- "Forces Made Visible", featuring Kenneth Snelson, World-renowned sculptor and designer of the top of the World Trade Center Freedom Tower.
Abstract : The Mount Holyoke College Art Museum is hosting its second annual Louise R. Weiser Lecture in Creativity, Innovation and Leadership through Art. The featured speaker will be the renowned sculptor Kenneth Snelson, whose talk is entitled "Forces Made Visible" after his book of the same name. His recent design, done in collaboration with the architects and engineers Skidmore, Owings, and Merrill, has been selected to crown the top of the Freedom Tower at One World Trade Center, New York.
A contemporary sculptor and photographer, Snelson creates three-dimensional works that are composed of flexible and rigid components arranged according to the structural principal of 'tensegrity,' or floating compression. Their shiny metal rods, held together by networks of tensed aluminum cables, climb into the air at improbable angles, with an apparent disregard for gravity. His elegant sculptures are themselves scientific wonders and his work straddles art and physics so seamlessly that it can be seen as physics research expressed in sculpture.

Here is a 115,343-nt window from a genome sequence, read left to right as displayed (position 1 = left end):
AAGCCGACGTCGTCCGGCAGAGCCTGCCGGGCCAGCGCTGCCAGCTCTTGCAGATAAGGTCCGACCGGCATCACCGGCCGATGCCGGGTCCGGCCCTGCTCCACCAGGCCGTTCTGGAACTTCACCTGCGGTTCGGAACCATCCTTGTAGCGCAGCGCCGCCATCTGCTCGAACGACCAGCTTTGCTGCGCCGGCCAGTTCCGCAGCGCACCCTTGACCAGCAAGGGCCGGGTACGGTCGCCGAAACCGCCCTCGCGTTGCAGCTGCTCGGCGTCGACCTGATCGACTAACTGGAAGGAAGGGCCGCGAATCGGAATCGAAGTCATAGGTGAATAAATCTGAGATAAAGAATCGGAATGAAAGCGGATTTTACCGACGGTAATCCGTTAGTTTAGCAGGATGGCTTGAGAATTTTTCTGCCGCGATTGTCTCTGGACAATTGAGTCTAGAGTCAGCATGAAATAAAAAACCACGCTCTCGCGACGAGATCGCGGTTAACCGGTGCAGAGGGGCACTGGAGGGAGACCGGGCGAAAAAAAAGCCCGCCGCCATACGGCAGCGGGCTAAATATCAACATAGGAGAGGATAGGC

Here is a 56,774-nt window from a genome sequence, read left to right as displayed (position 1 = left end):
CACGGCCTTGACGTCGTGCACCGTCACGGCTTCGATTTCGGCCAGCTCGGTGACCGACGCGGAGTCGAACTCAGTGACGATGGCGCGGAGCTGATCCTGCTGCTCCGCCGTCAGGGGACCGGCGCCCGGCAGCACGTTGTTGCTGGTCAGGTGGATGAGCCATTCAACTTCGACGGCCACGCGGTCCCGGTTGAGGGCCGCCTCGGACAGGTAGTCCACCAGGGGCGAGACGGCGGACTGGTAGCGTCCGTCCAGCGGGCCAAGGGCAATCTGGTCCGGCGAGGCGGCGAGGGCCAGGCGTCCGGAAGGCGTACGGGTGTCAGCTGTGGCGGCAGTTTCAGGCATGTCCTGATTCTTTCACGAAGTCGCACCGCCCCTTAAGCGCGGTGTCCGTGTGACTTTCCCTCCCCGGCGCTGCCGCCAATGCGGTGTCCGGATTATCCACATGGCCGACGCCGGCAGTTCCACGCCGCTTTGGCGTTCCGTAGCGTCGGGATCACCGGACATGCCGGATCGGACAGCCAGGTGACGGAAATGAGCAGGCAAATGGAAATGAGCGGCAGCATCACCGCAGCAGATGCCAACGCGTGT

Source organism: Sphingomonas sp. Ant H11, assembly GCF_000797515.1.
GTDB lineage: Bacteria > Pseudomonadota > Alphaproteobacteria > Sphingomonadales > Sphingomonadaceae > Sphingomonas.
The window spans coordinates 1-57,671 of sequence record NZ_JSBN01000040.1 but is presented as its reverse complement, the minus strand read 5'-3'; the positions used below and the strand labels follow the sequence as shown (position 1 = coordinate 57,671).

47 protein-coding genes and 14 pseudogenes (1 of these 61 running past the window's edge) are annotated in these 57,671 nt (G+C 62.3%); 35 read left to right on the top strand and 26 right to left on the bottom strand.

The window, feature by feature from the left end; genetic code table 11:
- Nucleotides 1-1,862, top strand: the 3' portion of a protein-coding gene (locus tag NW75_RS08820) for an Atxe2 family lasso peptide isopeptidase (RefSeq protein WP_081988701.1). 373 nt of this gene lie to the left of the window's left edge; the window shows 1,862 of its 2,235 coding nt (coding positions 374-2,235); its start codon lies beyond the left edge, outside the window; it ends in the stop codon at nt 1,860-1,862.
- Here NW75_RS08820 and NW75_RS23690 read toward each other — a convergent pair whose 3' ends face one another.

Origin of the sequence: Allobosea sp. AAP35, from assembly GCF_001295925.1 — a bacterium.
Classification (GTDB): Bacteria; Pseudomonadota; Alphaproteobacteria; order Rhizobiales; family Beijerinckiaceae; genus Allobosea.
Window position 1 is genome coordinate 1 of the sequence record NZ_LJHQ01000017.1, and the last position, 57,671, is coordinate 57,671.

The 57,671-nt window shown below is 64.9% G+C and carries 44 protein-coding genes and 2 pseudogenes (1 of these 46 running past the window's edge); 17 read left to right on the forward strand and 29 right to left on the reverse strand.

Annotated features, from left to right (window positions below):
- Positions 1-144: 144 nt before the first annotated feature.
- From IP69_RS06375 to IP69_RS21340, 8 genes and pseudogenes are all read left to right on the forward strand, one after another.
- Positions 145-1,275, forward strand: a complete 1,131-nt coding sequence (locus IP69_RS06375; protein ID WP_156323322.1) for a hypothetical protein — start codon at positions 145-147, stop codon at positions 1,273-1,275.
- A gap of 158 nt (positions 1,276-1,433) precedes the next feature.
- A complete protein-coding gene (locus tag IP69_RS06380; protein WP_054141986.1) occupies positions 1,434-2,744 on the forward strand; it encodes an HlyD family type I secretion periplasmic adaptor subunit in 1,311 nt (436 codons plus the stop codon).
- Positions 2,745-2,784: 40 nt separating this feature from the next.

The Mount Holyoke College Art Museum will have two of Snelson's sculptures on view in the Museum lobby during the coming semester. His works can also be seen in museum collections and public spaces around the world including pieces at the Carnegie Institute in Pittsburgh, the Storm King Art Center in Mountainville, N.Y., and the Hirshhorn Museum and Sculpture Garden in Washington, D.C.
- Panel on Summer Research and Internship Experiences, Mindan Chen, Valeri Edwards, Yihan Li, Xueqing Zhao
Come to the Math/Stat Department for lunch and hear your fellow students discuss their past summer experiences around the world, some directly involved with mathematics or statistics, some less so. Find out where to go for information about such opportunities, how to apply for them, and what funding sources are available. Bring your appetites (there will be pizza, as usual), your curiosity, and any questions you might have.
- What is a Numerical Quintic Surface? Julie Rana, University of Massachusetts